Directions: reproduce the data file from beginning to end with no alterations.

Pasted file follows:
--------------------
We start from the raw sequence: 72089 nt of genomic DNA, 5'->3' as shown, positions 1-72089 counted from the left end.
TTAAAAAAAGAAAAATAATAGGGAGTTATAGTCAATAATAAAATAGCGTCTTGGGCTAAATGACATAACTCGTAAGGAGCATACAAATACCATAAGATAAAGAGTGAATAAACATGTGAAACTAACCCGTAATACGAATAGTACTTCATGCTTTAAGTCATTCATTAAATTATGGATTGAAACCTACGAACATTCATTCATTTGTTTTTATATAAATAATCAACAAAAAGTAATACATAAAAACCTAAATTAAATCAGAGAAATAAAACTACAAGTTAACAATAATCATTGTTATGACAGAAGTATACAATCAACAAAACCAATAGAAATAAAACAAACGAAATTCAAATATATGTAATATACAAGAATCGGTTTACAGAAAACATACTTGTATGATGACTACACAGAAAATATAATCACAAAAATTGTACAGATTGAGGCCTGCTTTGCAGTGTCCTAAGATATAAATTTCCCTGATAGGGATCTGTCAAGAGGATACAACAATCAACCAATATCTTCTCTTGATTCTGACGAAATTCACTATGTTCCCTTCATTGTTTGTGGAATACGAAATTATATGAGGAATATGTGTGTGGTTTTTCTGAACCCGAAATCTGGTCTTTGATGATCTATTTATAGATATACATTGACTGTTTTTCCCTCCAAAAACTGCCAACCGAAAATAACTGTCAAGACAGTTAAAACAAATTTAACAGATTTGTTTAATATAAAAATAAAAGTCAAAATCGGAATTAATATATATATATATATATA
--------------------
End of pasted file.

We start from the raw sequence: 72089 nt of genomic DNA, 5'->3' as shown, positions 1-72089 counted from the left end.
TTAAAAAAAGAAAAATAATAGGGAGTTATAGTCAATAATAAAATAGCGTCTTGGGCTAAATGACATAACTCGTAAGGAGCATACAAATACCATAAGATAAAGAGTGAATAAACATGTGAAACTAACCCGTAATACGAATAGTACTTCATGCTTTAAGTCATTCATTAAATTATGGATTGAAACCTACGAACATTCATTCATTTGTTTTTATATAAATAATCAACAAAAAGTAATACATAAAAACCTAAATTAAATCAGAGAAATAAAACTACAAGTTAACAATAATCATTGTTATGACAGAAGTATACAATCAACAAAACCAATAGAAATAAAACAAACGAAATTCAAATATATGTAATATACAAGAATCGGTTTACAGAAAACATACTTGTATGATGACTACACAGAAAATATAATCACAAAAATTGTACAGATTGAGGCCTGCTTTGCAGTGTCCTAAGATATAAATTTCCCTGATAGGGATCTGTCAAGAGGATACAACAATCAACCAATATCTTCTCTTGATTCTGACGAAATTCACTATGTTCCCTTCATTGTTTGTGGAATACGAAATTATATGAGGAATATGTGTGTGGTTTTTCTGAACCCGAAATCTGGTCTTTGATGATCTATTTATAGATATACATTGACTGTTTTTCCCTCCAAAAACTGCCAACCGAAAATAACTGTCAAGACAGTTAAAACAAATTTAACAGATTTGTTTAATATAAAAATAAAAGTCAAAATCGGAATTAATATATATATATATATATA